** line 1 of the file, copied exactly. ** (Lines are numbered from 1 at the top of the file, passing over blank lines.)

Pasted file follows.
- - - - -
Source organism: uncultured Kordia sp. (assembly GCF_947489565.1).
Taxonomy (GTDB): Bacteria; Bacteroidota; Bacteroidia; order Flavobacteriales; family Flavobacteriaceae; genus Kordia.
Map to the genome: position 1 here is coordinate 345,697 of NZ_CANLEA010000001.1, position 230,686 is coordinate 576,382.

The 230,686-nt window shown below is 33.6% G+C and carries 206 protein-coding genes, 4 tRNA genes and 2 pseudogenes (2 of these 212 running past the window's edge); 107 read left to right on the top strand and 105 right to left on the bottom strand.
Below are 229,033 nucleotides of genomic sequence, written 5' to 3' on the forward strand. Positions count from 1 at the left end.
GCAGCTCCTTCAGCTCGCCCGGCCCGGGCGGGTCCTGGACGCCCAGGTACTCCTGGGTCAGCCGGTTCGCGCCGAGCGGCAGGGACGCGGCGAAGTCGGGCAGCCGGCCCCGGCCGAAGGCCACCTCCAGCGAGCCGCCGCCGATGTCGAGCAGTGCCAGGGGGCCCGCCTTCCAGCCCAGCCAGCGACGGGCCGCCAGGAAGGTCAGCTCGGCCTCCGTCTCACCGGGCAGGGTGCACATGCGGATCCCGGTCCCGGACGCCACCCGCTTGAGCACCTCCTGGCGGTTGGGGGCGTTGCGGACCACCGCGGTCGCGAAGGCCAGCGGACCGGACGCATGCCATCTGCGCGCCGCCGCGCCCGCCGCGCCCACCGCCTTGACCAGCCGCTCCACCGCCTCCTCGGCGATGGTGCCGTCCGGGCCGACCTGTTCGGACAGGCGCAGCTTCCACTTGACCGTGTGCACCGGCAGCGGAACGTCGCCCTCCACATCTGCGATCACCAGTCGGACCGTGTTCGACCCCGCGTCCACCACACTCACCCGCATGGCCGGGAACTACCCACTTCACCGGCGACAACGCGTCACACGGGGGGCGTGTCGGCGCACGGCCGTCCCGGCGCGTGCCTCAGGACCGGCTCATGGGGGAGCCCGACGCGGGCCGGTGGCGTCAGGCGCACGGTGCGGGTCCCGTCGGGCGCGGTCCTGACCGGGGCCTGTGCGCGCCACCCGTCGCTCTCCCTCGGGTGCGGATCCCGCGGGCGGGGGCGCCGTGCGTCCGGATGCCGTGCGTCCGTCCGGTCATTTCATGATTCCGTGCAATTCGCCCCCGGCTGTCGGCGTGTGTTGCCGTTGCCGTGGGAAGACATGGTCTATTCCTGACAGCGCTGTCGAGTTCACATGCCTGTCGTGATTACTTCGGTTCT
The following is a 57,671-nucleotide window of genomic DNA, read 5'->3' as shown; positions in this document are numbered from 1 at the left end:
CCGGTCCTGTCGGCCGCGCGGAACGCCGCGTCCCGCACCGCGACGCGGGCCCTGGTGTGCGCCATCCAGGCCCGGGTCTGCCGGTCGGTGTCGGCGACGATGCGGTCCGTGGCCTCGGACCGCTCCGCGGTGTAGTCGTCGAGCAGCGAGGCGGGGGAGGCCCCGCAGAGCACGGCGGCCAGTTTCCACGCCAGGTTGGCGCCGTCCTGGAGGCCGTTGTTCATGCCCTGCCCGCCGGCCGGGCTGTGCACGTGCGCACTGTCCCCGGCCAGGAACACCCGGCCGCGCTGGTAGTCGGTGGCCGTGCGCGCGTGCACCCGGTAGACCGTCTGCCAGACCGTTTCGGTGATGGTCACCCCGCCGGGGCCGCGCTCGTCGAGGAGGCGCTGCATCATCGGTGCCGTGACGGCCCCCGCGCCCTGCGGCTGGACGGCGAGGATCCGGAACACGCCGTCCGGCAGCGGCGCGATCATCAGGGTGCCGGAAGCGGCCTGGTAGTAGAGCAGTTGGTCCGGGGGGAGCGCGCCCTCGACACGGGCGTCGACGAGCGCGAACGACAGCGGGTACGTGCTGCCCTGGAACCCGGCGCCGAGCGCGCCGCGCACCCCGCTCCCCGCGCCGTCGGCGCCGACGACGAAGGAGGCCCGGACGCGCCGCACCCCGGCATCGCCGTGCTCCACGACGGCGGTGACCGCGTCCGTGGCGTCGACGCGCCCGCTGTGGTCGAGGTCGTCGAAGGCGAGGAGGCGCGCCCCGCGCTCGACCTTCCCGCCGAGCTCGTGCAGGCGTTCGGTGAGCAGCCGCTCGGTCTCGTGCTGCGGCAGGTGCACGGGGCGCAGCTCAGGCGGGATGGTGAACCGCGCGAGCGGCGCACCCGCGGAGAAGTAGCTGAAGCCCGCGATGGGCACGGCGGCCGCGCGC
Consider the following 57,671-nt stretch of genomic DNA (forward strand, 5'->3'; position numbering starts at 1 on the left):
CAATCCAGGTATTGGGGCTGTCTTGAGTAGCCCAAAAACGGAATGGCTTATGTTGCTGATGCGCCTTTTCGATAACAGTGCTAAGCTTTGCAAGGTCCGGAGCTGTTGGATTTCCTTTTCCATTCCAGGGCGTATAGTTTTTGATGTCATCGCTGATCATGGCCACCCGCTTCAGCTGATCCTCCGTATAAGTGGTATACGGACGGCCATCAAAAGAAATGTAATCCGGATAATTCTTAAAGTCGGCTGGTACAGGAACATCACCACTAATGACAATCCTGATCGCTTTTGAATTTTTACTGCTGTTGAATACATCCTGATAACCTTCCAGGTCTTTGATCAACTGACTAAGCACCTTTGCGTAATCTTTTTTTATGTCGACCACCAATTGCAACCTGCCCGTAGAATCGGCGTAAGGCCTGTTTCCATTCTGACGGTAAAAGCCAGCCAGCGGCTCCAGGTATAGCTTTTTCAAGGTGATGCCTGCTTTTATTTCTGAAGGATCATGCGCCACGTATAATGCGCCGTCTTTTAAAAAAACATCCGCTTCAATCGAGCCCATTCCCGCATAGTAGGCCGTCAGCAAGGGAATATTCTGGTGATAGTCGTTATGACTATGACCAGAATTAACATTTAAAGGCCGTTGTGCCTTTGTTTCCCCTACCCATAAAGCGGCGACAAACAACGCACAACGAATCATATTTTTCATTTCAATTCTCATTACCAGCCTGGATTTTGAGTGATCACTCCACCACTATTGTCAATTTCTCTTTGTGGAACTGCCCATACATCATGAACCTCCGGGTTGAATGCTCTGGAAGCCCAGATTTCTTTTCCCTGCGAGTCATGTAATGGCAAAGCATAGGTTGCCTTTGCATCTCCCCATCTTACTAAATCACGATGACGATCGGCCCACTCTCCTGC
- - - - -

Source organism: uncultured Kordia sp. (assembly GCF_947489565.1).